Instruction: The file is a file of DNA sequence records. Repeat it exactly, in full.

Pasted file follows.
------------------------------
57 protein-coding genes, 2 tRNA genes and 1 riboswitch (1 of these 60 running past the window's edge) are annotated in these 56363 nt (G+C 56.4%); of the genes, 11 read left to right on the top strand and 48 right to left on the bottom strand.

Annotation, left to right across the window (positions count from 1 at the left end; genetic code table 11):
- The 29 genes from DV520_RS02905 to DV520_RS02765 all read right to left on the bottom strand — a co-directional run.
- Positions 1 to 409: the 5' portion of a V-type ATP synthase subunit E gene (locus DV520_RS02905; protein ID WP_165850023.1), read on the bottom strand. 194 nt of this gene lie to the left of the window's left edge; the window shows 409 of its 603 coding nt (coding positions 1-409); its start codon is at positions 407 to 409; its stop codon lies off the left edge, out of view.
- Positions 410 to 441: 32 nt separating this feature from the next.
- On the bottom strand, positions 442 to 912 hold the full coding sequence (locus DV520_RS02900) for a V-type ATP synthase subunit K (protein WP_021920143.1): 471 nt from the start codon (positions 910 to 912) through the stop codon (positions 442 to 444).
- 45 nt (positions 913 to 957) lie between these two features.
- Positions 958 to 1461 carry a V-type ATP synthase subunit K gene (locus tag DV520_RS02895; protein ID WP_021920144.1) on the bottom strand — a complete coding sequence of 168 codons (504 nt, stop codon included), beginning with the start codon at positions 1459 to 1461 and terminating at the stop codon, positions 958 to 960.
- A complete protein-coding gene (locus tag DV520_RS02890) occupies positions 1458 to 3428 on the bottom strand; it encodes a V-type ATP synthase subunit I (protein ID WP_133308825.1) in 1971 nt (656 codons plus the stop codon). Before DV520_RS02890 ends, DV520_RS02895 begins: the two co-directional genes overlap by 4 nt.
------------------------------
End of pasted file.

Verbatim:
57 protein-coding genes, 2 tRNA genes and 1 riboswitch (1 of these 60 running past the window's edge) are annotated in these 56363 nt (G+C 56.4%); of the genes, 11 read left to right on the top strand and 48 right to left on the bottom strand.

Annotation, left to right across the window (positions count from 1 at the left end; genetic code table 11):
- The 29 genes from DV520_RS02905 to DV520_RS02765 all read right to left on the bottom strand — a co-directional run.
- Positions 1 to 409: the 5' portion of a V-type ATP synthase subunit E gene (locus DV520_RS02905; protein ID WP_165850023.1), read on the bottom strand. 194 nt of this gene lie to the left of the window's left edge; the window shows 409 of its 603 coding nt (coding positions 1-409); its start codon is at positions 407 to 409; its stop codon lies off the left edge, out of view.
- Positions 410 to 441: 32 nt separating this feature from the next.
- On the bottom strand, positions 442 to 912 hold the full coding sequence (locus DV520_RS02900) for a V-type ATP synthase subunit K (protein WP_021920143.1): 471 nt from the start codon (positions 910 to 912) through the stop codon (positions 442 to 444).
- 45 nt (positions 913 to 957) lie between these two features.
- Positions 958 to 1461 carry a V-type ATP synthase subunit K gene (locus tag DV520_RS02895; protein ID WP_021920144.1) on the bottom strand — a complete coding sequence of 168 codons (504 nt, stop codon included), beginning with the start codon at positions 1459 to 1461 and terminating at the stop codon, positions 958 to 960.
- A complete protein-coding gene (locus tag DV520_RS02890) occupies positions 1458 to 3428 on the bottom strand; it encodes a V-type ATP synthase subunit I (protein ID WP_133308825.1) in 1971 nt (656 codons plus the stop codon). Before DV520_RS02890 ends, DV520_RS02895 begins: the two co-directional genes overlap by 4 nt.